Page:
If You Want to Sell Your Business

Posted by: Rod Kurtz on June 24, 2009

After spending years—sometimes decades—building a successful enterprise, you’ll have to make countless decisions about choosing your replacement, such as the impact on your employees, your community, your customers, your financial objectives, and so on.

If there isn’t an obvious candidate within your family, and you’ve narrowed it down to some form of sale, a quick analysis of the basic types of buyers may shed some light on your decision. Here’s a look at a few:

Strategic: another company in your industry or a related industry Buying your company should bolster the acquirer’s sales without commensurately increasing costs. Because of these cost efficiencies, strategic buyers typically offer the highest bids; however, layoffs and change may increase accordingly.

Financial: a professional investment group buying as part of a portfolio Financial buyers are sometimes less interested in retiring the management, as such buyers generally avoid day-to-day involvement in operations. They can come in with a lower price than strategic acquirers, but are generally well-funded and may bring less organizational change.

Entrepreneur: individuals rallying investors and/or their own funds This arrangement provides the opportunity to gain a personal understanding of the buyer and their approach toward your business, but it is sometimes a challenge for them to marshal the resources.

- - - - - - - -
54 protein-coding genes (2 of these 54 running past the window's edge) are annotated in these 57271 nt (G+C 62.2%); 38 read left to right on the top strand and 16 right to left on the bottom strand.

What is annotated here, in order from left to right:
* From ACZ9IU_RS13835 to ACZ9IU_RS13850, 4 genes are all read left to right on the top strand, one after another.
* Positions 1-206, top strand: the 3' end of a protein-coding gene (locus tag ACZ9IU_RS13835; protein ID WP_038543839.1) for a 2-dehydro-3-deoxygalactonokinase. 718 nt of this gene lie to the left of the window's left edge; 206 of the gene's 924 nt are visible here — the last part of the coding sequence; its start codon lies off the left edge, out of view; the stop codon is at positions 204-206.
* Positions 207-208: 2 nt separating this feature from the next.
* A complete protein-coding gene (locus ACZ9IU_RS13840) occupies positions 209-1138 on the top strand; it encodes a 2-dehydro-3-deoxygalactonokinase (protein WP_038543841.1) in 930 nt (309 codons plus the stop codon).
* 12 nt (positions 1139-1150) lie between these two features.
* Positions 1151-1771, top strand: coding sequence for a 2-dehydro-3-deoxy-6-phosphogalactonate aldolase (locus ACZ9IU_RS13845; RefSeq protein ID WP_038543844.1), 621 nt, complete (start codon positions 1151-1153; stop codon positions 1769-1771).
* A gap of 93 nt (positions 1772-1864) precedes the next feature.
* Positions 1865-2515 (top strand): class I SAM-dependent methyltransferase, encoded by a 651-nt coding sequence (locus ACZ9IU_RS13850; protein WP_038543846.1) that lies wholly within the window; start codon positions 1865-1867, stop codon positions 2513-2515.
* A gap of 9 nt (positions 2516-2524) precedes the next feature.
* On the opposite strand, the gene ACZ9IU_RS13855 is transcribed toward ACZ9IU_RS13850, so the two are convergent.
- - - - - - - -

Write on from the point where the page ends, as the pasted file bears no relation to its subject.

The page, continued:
Employee/Management: pass the torch to your current team This option likely represents the greatest degree of continuity, but may come with a smaller offer or a longer payout period.

Another, more specialized option has developed over the last few decades to bridge the gaps between the typical financial and entrepreneurial buying attributes. The so-called "search fund" model is a structured combination of individuals interested in leading a company and experienced investors to back them. Search funds usually seek to buy a single business, thus allowing you to gain a personal understanding of the buyer with more confidence that a deal can be inked.

Charles Burckmyer
Managing Director
Knob Hill Partners
Boston

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